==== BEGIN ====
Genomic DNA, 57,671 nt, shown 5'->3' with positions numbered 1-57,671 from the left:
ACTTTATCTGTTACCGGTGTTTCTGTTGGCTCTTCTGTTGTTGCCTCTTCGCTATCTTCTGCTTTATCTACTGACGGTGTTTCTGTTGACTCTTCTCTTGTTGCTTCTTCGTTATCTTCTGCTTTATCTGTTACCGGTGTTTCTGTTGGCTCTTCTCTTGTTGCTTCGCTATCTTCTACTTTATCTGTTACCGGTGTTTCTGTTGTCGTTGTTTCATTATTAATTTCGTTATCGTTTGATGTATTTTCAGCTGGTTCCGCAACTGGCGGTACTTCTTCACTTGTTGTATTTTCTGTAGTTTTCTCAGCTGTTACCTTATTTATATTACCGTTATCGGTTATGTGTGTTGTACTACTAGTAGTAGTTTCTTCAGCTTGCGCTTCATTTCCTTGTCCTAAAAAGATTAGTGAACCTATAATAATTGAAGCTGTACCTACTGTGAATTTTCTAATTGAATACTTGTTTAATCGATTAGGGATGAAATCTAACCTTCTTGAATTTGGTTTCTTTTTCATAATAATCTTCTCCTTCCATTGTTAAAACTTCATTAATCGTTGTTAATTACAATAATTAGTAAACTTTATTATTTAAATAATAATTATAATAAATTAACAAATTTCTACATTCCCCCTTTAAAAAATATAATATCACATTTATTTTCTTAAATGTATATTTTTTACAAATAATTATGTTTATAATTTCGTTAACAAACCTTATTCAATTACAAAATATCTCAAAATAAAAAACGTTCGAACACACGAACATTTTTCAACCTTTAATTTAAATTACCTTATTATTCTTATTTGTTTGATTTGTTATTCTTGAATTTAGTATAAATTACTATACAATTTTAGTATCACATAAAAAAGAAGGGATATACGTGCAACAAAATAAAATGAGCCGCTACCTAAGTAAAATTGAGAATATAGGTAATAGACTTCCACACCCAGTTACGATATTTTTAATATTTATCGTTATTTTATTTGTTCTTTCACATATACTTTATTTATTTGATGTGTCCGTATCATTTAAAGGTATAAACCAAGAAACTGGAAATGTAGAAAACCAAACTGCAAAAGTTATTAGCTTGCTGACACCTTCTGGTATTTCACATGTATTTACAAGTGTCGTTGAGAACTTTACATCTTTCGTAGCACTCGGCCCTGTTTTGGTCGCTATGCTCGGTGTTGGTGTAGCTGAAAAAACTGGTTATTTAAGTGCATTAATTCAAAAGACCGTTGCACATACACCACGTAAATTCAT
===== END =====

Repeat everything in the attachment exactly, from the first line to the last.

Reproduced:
Genomic DNA, 57,671 nt, shown 5'->3' with positions numbered 1-57,671 from the left:
ACTTTATCTGTTACCGGTGTTTCTGTTGGCTCTTCTGTTGTTGCCTCTTCGCTATCTTCTGCTTTATCTACTGACGGTGTTTCTGTTGACTCTTCTCTTGTTGCTTCTTCGTTATCTTCTGCTTTATCTGTTACCGGTGTTTCTGTTGGCTCTTCTCTTGTTGCTTCGCTATCTTCTACTTTATCTGTTACCGGTGTTTCTGTTGTCGTTGTTTCATTATTAATTTCGTTATCGTTTGATGTATTTTCAGCTGGTTCCGCAACTGGCGGTACTTCTTCACTTGTTGTATTTTCTGTAGTTTTCTCAGCTGTTACCTTATTTATATTACCGTTATCGGTTATGTGTGTTGTACTACTAGTAGTAGTTTCTTCAGCTTGCGCTTCATTTCCTTGTCCTAAAAAGATTAGTGAACCTATAATAATTGAAGCTGTACCTACTGTGAATTTTCTAATTGAATACTTGTTTAATCGATTAGGGATGAAATCTAACCTTCTTGAATTTGGTTTCTTTTTCATAATAATCTTCTCCTTCCATTGTTAAAACTTCATTAATCGTTGTTAATTACAATAATTAGTAAACTTTATTATTTAAATAATAATTATAATAAATTAACAAATTTCTACATTCCCCCTTTAAAAAATATAATATCACATTTATTTTCTTAAATGTATATTTTTTACAAATAATTATGTTTATAATTTCGTTAACAAACCTTATTCAATTACAAAATATCTCAAAATAAAAAACGTTCGAACACACGAACATTTTTCAACCTTTAATTTAAATTACCTTATTATTCTTATTTGTTTGATTTGTTATTCTTGAATTTAGTATAAATTACTATACAATTTTAGTATCACATAAAAAAGAAGGGATATACGTGCAACAAAATAAAATGAGCCGCTACCTAAGTAAAATTGAGAATATAGGTAATAGACTTCCACACCCAGTTACGATATTTTTAATATTTATCGTTATTTTATTTGTTCTTTCACATATACTTTATTTATTTGATGTGTCCGTATCATTTAAAGGTATAAACCAAGAAACTGGAAATGTAGAAAACCAAACTGCAAAAGTTATTAGCTTGCTGACACCTTCTGGTATTTCACATGTATTTACAAGTGTCGTTGAGAACTTTACATCTTTCGTAGCACTCGGCCCTGTTTTGGTCGCTATGCTCGGTGTTGGTGTAGCTGAAAAAACTGGTTATTTAAGTGCATTAATTCAAAAGACCGTTGCACATACACCACGTAAATTCAT